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D. H. Lawrence

James Moran

in British and Irish Literature

ISBN: 9780199846719
Published online August 2015 | | DOI: http://dx.doi.org/10.1093/obo/9780199846719-0076
D. H. Lawrence

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D. H. Lawrence (b. 1885–d. 1930) was born, the fourth of five siblings, in the small mining town of Eastwood, near Nottingham. His father was a collier, who worked a twelve-hour day from the age of seven. Yet from this unlikely background, Lawrence went on to become one of the best-known writers in the English language. The texts that have generally been regarded as his greatest achievements are the novels Sons and Lovers (1913), The Rainbow (1915), and Women in Love (1920), which all draw on his upbringing in the English Midlands. This background also informs his last novel, Lady Chatterley’s Lover (1928), which has received much interest because of its explicit depictions of sex. An openly published, unexpurgated copy of the text was published in Britain only in 1960, and it was the subject of a celebrated trial under the country’s obscenity law, with the cultural significance of that moment being famously described by Philip Larkin in his poem “Annus Mirabilis,” which describes how sexual intercourse began “Between the end of the Chatterley ban/ And the Beatles’ first LP.” The Chatterley trial came shortly after F. R. Leavis published D. H. Lawrence: Novelist (1955), which showed how Lawrence’s writings merited serious critical attention and asserted that Lawrence could be considered a deeply moral author. Much subsequent analysis has focused on Lawrence’s novels and short stories, but publication of his complete works and letters by Cambridge University Press between 1979 and 2013 has increasingly drawn attention to Lawrence’s skilled writing in other forms, notably his poetry, plays, essays, and personal correspondence. Nonetheless, Lawrence has scarcely been without detractors. He has been a target for feminist criticism since Kate Millett published her 1970 book Sexual Politics; and the “leadership novels” that Lawrence published in the 1920s have led a number of critics to attack Lawrence as a fascist. Nonetheless, Lawrence has continued to be a subject of considerable academic and popular interest, and the reading list of primary and secondary texts can appear daunting. As Denis Donoghue states, “One of the risks incurred by a reader who takes an interest in Lawrence is that such an interest is likely to become omnivorous. It is hardly possible to place The Rainbow and Women in Love in the centre of that interest without engrossing, as one moves toward the circumference, pretty nearly everything else in the canon” (Donoghue, “‘Till the Fight Is Finished’: D. H. Lawrence in His Letters,” in Spender 1973 (p. 197, cited under Poetry).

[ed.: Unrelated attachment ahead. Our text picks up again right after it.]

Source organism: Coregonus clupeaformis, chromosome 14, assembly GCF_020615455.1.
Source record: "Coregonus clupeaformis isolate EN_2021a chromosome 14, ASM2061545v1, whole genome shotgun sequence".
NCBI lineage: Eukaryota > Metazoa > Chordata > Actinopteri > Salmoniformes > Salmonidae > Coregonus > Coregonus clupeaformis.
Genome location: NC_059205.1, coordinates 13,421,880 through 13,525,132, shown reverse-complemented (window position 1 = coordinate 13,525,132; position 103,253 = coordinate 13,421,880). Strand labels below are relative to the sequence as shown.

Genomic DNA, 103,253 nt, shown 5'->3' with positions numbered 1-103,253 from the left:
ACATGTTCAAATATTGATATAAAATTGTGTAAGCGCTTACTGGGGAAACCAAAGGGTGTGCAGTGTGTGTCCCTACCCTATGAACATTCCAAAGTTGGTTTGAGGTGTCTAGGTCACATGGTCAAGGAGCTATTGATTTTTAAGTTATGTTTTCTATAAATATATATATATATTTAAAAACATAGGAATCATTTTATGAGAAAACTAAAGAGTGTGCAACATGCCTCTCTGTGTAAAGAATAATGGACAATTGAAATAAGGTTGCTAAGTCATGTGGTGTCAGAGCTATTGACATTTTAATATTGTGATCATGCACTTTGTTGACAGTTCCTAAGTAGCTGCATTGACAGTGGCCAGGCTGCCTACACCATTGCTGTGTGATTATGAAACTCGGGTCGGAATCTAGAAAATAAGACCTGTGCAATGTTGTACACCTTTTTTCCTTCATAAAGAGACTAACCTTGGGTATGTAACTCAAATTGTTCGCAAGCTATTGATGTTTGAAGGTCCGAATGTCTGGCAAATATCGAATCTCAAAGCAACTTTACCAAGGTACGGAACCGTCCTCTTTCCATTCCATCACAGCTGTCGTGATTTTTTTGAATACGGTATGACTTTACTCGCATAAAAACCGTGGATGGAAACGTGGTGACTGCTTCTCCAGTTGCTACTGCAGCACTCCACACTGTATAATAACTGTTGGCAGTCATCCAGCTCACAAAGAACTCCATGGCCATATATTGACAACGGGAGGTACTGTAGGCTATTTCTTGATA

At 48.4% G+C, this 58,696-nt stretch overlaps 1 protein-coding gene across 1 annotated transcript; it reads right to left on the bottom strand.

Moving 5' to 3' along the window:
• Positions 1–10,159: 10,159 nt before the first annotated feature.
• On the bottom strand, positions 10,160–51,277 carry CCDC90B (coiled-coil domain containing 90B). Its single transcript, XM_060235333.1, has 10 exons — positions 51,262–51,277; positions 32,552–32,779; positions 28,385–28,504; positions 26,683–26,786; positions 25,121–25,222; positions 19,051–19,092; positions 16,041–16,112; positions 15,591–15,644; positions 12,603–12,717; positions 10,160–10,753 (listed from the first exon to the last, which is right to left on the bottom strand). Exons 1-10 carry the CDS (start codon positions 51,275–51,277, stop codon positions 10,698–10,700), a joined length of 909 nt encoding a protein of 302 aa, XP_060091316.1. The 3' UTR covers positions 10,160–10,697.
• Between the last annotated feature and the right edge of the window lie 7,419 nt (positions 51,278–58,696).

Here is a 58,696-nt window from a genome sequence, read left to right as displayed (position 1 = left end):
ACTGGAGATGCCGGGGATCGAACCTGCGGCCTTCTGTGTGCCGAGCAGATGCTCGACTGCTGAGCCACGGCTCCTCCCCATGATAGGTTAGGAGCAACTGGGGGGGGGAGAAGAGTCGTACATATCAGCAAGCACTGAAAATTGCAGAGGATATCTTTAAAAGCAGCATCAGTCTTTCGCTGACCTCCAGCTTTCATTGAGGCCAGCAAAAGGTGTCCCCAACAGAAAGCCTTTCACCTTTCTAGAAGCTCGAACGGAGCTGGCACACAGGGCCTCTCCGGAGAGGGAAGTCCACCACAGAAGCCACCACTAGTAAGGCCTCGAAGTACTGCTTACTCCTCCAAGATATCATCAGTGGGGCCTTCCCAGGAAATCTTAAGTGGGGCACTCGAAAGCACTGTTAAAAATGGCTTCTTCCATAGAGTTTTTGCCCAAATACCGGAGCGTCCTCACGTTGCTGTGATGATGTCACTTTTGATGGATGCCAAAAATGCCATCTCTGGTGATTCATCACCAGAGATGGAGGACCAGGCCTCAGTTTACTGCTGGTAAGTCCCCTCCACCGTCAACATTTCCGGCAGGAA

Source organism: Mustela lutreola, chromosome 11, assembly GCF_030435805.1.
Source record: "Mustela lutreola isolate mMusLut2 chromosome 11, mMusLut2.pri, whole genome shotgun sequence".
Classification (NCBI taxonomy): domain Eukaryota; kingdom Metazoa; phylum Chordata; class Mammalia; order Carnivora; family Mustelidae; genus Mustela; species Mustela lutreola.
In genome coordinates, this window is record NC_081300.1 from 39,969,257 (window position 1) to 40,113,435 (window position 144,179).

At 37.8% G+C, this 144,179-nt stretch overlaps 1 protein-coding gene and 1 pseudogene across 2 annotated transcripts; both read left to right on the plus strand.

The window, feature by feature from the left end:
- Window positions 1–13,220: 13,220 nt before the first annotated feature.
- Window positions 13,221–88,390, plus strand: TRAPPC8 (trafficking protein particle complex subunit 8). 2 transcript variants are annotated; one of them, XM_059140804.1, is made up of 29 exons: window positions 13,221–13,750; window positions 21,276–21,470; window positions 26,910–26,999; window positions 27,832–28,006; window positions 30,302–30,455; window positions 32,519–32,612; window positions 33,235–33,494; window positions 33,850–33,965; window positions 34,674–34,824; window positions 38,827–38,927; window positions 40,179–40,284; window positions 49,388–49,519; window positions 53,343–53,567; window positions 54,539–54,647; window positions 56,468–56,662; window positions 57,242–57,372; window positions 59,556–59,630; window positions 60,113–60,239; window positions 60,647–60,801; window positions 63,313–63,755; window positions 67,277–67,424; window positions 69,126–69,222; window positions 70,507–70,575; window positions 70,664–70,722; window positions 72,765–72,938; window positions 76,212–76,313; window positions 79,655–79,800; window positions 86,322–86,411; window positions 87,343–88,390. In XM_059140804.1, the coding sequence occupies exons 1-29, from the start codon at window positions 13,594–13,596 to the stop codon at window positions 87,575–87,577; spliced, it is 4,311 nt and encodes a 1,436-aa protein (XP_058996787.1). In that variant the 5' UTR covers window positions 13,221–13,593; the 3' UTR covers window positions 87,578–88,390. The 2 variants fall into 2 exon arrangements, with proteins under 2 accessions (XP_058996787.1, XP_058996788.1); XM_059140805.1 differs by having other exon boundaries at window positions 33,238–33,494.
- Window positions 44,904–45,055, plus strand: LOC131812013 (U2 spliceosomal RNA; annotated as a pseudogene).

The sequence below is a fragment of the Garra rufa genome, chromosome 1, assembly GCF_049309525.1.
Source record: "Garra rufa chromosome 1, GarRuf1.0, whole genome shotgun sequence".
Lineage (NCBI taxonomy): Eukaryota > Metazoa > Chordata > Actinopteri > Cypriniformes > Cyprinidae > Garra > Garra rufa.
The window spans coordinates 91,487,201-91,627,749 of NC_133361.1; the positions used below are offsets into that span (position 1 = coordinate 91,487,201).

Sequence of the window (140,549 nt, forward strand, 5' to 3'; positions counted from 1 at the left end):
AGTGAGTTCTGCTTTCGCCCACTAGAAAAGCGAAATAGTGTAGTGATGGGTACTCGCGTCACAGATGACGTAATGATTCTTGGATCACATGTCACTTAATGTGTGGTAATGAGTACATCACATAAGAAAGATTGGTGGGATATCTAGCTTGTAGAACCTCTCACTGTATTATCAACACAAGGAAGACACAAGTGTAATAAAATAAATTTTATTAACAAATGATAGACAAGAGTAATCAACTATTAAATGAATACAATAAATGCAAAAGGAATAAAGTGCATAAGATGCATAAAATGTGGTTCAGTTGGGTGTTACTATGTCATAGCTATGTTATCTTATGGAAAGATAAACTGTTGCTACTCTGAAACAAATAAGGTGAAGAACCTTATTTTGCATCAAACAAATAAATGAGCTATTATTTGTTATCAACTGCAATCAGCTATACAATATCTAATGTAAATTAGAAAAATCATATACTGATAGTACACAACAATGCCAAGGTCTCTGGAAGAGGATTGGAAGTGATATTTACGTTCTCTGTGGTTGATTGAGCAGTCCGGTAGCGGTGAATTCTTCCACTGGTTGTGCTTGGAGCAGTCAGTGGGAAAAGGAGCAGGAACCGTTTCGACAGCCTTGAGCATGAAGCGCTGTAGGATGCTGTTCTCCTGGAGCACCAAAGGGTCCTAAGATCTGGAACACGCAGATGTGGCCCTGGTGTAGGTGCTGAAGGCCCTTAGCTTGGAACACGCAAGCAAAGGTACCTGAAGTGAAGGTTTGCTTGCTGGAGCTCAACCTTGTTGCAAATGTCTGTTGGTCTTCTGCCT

Article.  13150 words. 

Subjects: Literary Studies (British and Irish)

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